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How to forge an email header?

Posted on 2000-05-03
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Last Modified: 2012-06-21
Here's the problem:  I registered a domain name with network solutions about a year ago, and I have sold the domain name to someone else.  The email address that I signed up with is gone so I have no way to change the reg. info and dealing with Network Solutions is an endless nightmare that I wouldn't wish on my worst enemy.

So . . . does anyone know how I can forge my email header to say its from the original address that I signed up with, so that I can get this domain switched over and get on with life?
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Question by:financialmachine
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5 Comments
 
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Accepted Solution

by:
singleton earned 100 total points
ID: 2775711
It depends on your current ISP.  With some, all you have to do is set the old email address in your email package as being your current email address, and as long as you are connected to them when you send it, they will let it through.  If I wanted to I could set mine saying my name was Bill Clinton and my address was president@whitehouse.gov.

Others are more particular, and won't let the message through unless it is really from their domain.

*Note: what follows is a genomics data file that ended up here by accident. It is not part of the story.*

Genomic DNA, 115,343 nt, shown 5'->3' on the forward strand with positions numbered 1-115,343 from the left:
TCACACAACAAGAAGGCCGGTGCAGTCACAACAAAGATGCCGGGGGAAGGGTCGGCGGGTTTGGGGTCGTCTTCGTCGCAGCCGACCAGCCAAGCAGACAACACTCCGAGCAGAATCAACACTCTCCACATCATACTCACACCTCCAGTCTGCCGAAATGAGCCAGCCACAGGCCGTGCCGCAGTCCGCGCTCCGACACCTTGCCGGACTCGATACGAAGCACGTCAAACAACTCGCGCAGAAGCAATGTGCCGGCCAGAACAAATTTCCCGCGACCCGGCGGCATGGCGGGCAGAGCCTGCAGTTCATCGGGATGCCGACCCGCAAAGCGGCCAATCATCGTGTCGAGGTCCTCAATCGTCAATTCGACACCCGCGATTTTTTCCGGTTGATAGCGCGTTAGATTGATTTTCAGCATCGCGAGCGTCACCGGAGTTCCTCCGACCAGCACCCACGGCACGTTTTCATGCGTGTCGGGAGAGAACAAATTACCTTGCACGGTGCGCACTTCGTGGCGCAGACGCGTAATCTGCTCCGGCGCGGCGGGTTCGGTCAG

Try it and see if it works.

If you have the latter type of ISP, another alternative is to deal with Network Solutions through Faxes rather than email.
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Expert Comment

by:xslf
ID: 2775713
The best way is too fill out the fax form on there site to change the info.

It takes a few days, but it is safer then trying to forge email headers.
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Author Comment

by:financialmachine
ID: 2775746
I liked singleton's comment better.  We already tried faxing Network 'Solutions'.
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Author Comment

by:financialmachine
ID: 2775751
tried it . . .we'll see how it goes
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LVL 11

Expert Comment

by:singleton
ID: 2775792
I just had a thought.  The procedure I described will get a message to Network Solutions with the old address, but if that message is to make most changes, they will email the admin at the old address first and require a "y" response.

The possible workaround is to have the admin change the email address to a workable address, and hope that they won't send a message to the one that no longer works.

Another possibility is to try to set up a password for making changes. If they let you do that, they may not be as dependent on the email authorization.

You can possibly do that with Faxes if it won't work with email.
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